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UK banks face pressure over loans to Myanmar military-linked firms


Zaynab Khojji
Sun, 2020-12-20 17:47

LONDON: Human rights groups have criticized two of the UK’s largest banks after they granted tens of millions in loans to a technology business developing a telecommunications project used by Myanmar’s military, British newspaper The Observer reported on Sunday.
HSBC and Standard Chartered loaned $60 million to Vietnamese telecoms giant Viettel over the past four years, at a time when the Myanmar military has been accused of war crimes and genocide against Rohingya Muslims.
Viettel is a major investor in Mytel, a Myanmar mobile network that has grown to service more than 10 million users since its launch in 2018. Mytel’s shareholding structure confirms its revenues partly flow to Myanmar’s military. 
Star High Co. Ltd., a state-owned enterprise and subsidiary of the military-operated Myanmar Economic Corp., has a 28 percent stake in the network, while Viettel’s international investment subsidiary, Viettel Global JSC, controls 49 percent.
The information was revealed in a report by campaign group Justice For Myanmar. The human rights organization used open-source data and an accidental file leak from Viettel that uncovered how Mytel upgraded Myanmar’s military infrastructure, including a fiber-optic network.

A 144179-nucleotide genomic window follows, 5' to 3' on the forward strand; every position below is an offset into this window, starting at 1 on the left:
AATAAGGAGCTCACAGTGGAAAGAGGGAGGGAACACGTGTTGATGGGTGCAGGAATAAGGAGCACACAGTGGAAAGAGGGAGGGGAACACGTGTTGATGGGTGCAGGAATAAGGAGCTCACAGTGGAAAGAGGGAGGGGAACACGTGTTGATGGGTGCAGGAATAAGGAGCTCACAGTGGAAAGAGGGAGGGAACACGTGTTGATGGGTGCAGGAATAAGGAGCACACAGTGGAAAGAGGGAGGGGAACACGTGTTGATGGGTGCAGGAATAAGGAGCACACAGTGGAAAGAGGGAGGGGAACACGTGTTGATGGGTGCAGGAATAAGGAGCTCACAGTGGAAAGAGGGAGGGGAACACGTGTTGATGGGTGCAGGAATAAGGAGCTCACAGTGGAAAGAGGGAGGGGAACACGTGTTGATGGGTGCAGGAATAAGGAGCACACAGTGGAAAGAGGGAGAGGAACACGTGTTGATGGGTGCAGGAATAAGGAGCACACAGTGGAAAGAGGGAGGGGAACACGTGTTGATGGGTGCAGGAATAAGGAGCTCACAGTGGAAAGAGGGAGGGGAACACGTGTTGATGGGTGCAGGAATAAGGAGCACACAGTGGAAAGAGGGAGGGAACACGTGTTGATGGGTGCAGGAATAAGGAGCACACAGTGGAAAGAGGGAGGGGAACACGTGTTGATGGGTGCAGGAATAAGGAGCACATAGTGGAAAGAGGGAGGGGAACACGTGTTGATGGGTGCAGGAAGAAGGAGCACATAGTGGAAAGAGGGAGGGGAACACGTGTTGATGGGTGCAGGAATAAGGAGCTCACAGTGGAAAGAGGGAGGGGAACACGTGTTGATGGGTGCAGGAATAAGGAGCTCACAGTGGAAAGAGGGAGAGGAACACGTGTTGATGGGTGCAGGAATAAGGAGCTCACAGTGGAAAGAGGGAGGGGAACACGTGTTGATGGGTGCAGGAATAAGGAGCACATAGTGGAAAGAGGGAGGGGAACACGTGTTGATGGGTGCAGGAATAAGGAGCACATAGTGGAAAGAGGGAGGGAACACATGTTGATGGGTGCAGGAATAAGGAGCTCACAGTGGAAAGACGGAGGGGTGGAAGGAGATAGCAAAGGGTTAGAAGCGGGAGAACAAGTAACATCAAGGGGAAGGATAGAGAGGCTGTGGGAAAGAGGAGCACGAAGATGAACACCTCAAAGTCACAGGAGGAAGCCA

Maj. Gen. Thaw Lwin, director of the Directorate of Signals in the Myanmar military, is also a director of Mytel.
A Viettel subsidiary is leading the construction of about 38 Mytel network towers in Myanmar military bases too.
Justice For Myanmar revealed that HSBC loaned $40 million to Viettel Global JSC over the past four years, while Standard Chartered’s UK body loaned about $20 million during the same period.
Christopher Sidoti, a former member of the UN Human Rights Council’s Independent International Fact-Finding Mission on Myanmar, said: “The report sets out very well the position of Mytel in relation to the Myanmar military and the position of Viettel in relation to Mytel.”
He added: “The facts establish that Mytel plays a vital role for the military and that Viettel makes Mytel possible.”
Justice For Myanmar said businesses invested in the country have responsibilities under UN guidelines and those of the Organization for Economic Co-operation and Development to uphold human rights protections.
The group also warned that HSBC and Standard Chartered “could be in breach of EU restrictive measures on Myanmar.”
Sidoti said: “The report reflects where the money trail leads. Among other places, it leads to HSBC and Standard Chartered. The report does this very cautiously, conservatively, not asserting that HSBC and Standard Chartered are liable for prosecution for crimes under international law or that they are directly aiding and abetting the commission of such crimes.
“Rather, the report puts these companies into a third category of entities that have human rights due diligence responsibilities that they have breached. That is a conclusion with which I agree.”
Yadanar Maung, a Justice For Myanmar spokesman, said: “HSBC and Standard Chartered should be transparent and show exactly how they monitor and prevent their loans from financing human rights abuses.”
In response to the criticism, HSBC said: “We comply with sanctions, laws and regulations in all the jurisdictions in which we operate and strongly support observance of international human rights principles as they apply to business. We do not comment on client relationships, even to confirm or deny that a relationship exists.”
Standard Chartered declined to comment to The Observer.

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